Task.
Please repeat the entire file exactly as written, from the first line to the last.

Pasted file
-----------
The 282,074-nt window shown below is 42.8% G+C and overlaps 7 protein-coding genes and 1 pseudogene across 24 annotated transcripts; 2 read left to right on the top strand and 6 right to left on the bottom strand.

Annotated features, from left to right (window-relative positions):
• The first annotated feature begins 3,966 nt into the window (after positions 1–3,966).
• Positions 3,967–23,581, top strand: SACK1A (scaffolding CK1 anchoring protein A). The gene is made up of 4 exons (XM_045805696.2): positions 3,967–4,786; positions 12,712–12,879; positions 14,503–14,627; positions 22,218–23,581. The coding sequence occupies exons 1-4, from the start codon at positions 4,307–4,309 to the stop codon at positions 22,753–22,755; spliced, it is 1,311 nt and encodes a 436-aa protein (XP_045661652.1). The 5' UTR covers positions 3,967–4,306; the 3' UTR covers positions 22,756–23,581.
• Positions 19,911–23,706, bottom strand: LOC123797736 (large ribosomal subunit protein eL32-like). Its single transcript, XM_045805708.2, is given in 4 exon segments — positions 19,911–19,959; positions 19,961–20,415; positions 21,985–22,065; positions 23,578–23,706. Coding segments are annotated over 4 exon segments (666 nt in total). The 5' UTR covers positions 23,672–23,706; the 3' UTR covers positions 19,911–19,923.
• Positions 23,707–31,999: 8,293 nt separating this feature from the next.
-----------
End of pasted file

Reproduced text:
The 282,074-nt window shown below is 42.8% G+C and overlaps 7 protein-coding genes and 1 pseudogene across 24 annotated transcripts; 2 read left to right on the top strand and 6 right to left on the bottom strand.

Annotated features, from left to right (window-relative positions):
• The first annotated feature begins 3,966 nt into the window (after positions 1–3,966).
• Positions 3,967–23,581, top strand: SACK1A (scaffolding CK1 anchoring protein A). The gene is made up of 4 exons (XM_045805696.2): positions 3,967–4,786; positions 12,712–12,879; positions 14,503–14,627; positions 22,218–23,581. The coding sequence occupies exons 1-4, from the start codon at positions 4,307–4,309 to the stop codon at positions 22,753–22,755; spliced, it is 1,311 nt and encodes a 436-aa protein (XP_045661652.1). The 5' UTR covers positions 3,967–4,306; the 3' UTR covers positions 22,756–23,581.
• Positions 19,911–23,706, bottom strand: LOC123797736 (large ribosomal subunit protein eL32-like). Its single transcript, XM_045805708.2, is given in 4 exon segments — positions 19,911–19,959; positions 19,961–20,415; positions 21,985–22,065; positions 23,578–23,706. Coding segments are annotated over 4 exon segments (666 nt in total). The 5' UTR covers positions 23,672–23,706; the 3' UTR covers positions 19,911–19,923.
• Positions 23,707–31,999: 8,293 nt separating this feature from the next.